Online postage has stamps licked

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By  Published  September 29, 2006

The UK’s Royal Mail has introduced a new free service that could signal the end of the postage stamp as we know it. Customers will now be able to buy their postage online, the BBC has reported.

All they have to do is pay for the postage online by credit card and print off the barcode for each mail at home.

Ordinary mail can be posted in a post box but recorded, special and international deliveries must be taken to a post office.

The bar code allows the Royal Mail to track individual items of mail through its system and customers can follow its progress online.

“We have launched this service in response to demands from the public who want to be able to buy and print their postage online, direct onto an envelope or a label,” said Alex Batchelor, the marketing director of Royal Mail.

The aim is to cut queues at post offices and help home workers as well as people trading on online auction sites such as eBay. However, with the Royal Mail losing its monopoly services this year, as well as its post office network losing US$3.8 million a week, the 24-hour service will ultimately help the firm to substantially cut costs.

MS gets down

Microsoft is finally getting the knack of download offerings. Following the announcement of the Zune media player, the software giant has announced the introduction of video-sharing site Soapbox, reports the BBC news.

Capitalising on the success of similar sites from YouTube, MySpace and Google, Microsoft was bullish about its chances of taking a slice in this market.

“It’s really early days in online video; this is still act one,” claimed Rob Bennett of MSN.

Soapbox will run on machines with Mac or Windows operating systems (OS) and support Firefox and Safari browsers, as well as Internet Explorer.

However some experts are not certain it will be a success, after all MSN Video was actually the most popular video site on the web until user-generated sites such as YouTube took off.

“Microsoft is jumping on the bandwagon with some uncertainty with where it’s going, but the company believes it needs to be on board,” said Joe Wilcox, analyst at Jupiter Research.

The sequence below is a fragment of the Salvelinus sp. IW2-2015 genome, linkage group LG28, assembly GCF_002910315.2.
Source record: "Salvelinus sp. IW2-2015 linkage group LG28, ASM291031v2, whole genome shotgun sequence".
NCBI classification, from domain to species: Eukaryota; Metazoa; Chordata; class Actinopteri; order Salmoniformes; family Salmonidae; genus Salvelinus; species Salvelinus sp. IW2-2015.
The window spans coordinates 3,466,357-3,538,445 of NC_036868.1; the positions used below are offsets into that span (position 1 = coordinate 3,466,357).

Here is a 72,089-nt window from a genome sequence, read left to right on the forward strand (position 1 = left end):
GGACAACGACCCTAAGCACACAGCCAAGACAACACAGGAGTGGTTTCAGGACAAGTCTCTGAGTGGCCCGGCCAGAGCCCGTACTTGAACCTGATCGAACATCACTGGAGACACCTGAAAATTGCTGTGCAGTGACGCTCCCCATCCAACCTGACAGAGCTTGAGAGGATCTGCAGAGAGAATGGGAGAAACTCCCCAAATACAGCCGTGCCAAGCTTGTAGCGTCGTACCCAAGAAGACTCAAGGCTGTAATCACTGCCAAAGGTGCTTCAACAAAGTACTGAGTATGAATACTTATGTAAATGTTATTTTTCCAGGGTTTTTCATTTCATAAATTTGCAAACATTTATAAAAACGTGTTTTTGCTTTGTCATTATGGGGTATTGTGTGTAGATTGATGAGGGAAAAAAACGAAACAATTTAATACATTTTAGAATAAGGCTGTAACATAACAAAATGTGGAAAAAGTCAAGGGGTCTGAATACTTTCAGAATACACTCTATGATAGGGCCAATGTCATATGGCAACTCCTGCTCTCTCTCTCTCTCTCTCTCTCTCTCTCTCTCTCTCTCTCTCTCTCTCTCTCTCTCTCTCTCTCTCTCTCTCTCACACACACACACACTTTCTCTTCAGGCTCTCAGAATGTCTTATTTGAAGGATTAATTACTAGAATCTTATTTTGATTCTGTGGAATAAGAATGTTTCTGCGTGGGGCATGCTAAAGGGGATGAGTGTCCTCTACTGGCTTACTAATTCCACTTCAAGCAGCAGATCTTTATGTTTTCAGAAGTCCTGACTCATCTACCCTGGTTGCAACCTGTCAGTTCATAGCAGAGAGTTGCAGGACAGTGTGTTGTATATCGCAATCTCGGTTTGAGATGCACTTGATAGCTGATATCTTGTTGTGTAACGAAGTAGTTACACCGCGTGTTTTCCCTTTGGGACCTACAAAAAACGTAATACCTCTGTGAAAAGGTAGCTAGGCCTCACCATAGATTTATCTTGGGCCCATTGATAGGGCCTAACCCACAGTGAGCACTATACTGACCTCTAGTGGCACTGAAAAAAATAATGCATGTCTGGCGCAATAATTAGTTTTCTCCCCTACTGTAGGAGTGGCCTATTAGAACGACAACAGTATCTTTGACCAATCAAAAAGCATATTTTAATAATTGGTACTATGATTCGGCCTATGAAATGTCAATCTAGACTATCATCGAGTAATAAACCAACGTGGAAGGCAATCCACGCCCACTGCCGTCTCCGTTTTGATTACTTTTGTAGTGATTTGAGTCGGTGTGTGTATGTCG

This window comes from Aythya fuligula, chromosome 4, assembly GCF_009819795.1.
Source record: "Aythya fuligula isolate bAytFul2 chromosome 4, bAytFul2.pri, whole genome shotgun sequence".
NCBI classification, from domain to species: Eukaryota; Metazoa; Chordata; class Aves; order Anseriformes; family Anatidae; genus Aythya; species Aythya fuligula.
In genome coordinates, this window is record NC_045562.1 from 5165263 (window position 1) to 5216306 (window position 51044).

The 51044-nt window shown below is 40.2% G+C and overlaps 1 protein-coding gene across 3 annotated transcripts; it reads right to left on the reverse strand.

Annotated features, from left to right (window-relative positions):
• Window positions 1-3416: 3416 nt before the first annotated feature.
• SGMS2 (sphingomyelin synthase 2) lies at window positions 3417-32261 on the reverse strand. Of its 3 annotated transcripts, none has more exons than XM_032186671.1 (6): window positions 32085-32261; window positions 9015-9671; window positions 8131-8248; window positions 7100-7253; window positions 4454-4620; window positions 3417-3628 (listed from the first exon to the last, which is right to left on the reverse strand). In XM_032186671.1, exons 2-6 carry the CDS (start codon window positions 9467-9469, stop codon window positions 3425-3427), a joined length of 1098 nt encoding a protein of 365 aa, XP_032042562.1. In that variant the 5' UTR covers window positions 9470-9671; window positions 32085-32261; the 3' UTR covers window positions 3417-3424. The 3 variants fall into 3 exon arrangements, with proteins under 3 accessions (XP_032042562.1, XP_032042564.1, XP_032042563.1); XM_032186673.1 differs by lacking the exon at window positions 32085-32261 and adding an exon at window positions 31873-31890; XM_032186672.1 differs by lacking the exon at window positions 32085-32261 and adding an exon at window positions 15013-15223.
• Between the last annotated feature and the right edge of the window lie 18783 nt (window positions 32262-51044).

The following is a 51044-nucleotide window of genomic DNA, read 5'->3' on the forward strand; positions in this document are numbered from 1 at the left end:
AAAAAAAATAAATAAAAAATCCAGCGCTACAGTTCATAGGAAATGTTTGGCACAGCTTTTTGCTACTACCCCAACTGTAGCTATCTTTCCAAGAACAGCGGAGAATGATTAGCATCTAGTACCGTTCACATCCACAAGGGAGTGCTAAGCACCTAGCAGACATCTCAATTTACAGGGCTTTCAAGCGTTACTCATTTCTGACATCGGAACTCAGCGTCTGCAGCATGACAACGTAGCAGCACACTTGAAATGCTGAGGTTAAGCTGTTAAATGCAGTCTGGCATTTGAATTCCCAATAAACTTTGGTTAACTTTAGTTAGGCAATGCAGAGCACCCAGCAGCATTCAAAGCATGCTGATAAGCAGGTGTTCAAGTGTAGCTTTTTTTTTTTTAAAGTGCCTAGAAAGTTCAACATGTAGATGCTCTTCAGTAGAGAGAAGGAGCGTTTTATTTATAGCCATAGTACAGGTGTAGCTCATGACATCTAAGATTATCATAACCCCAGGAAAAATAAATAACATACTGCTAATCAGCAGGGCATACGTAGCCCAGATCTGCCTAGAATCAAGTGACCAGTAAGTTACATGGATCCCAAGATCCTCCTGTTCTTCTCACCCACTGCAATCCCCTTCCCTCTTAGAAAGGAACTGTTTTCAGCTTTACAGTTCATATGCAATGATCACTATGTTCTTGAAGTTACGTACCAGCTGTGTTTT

It also seems that MSN will have to sort out a few teething problems first — the testing site was shut down after a technical problem. “Oops. It’s not anything you did — it’s us. Our site’s down. Please try again later,” it meekly admitted to users.

Google rumours

In any case, Microsoft has to get its act together quick as it seems its two biggest rivals will be teaming up.

According to a report in news magazine Newsweek referred to by newswire CNet, Apple and Google may be getting together over the computer giant’s iTV device (see IT Weekly, 23-29 September 2006).

Apple’s iTV is a wireless networking device that will plug into a TV and access movies stored on a computer while videos could also be purchase via the firm’s iTunes service.

It now appears that Google’s video service could be part of the equation. Speculation over such a link-up was heightened when Google CEO Eric Schmidt was appointed to Apple’s board of directors. The search engine giant’s subsequent bland statement on the rumours has further fanned the flames.

“We have nothing to announce at this time,” it states baldly.

This is one rumour that could become reality very soon.


The paper chase

Google has problems of its own, however. Its quest to make everything created by man in history available to its users has hit the buffers in the most unlikely of places — Belgium.

A Belgian court has told Google that it cannot reproduce articles from French newspapers as part of its news aggregation business, reports UKonline newswire The Inquirer.

The action has been brought by Copiepresse, an organisation that looks after interests of German and French-speaking press in the home of comic book hero Tintin, which claimed Google was infringing upon its copyright. The search engine giant faced a fine of US$1.2million a day if it did not comply.

A spokesperson for the search giant claimed the ruling was flawed and it intended to appeal.

Computer consultant Luc Glovers told the court that Google News must be considered an information portal and not a search engine because cached versions can be seen using Google servers long after the articles have been taken down from their original newspaper websites.

Google asserted that it did not have cached versions. Nevertherless, it did comply and post the copyright ruling on its Belgian web sites.

The big fear for Google is that organisations similar to Copie-presse might take action across the European Union (EU).

And if the EU can haul Microsoft over the coals, why not take on its rival Google too?

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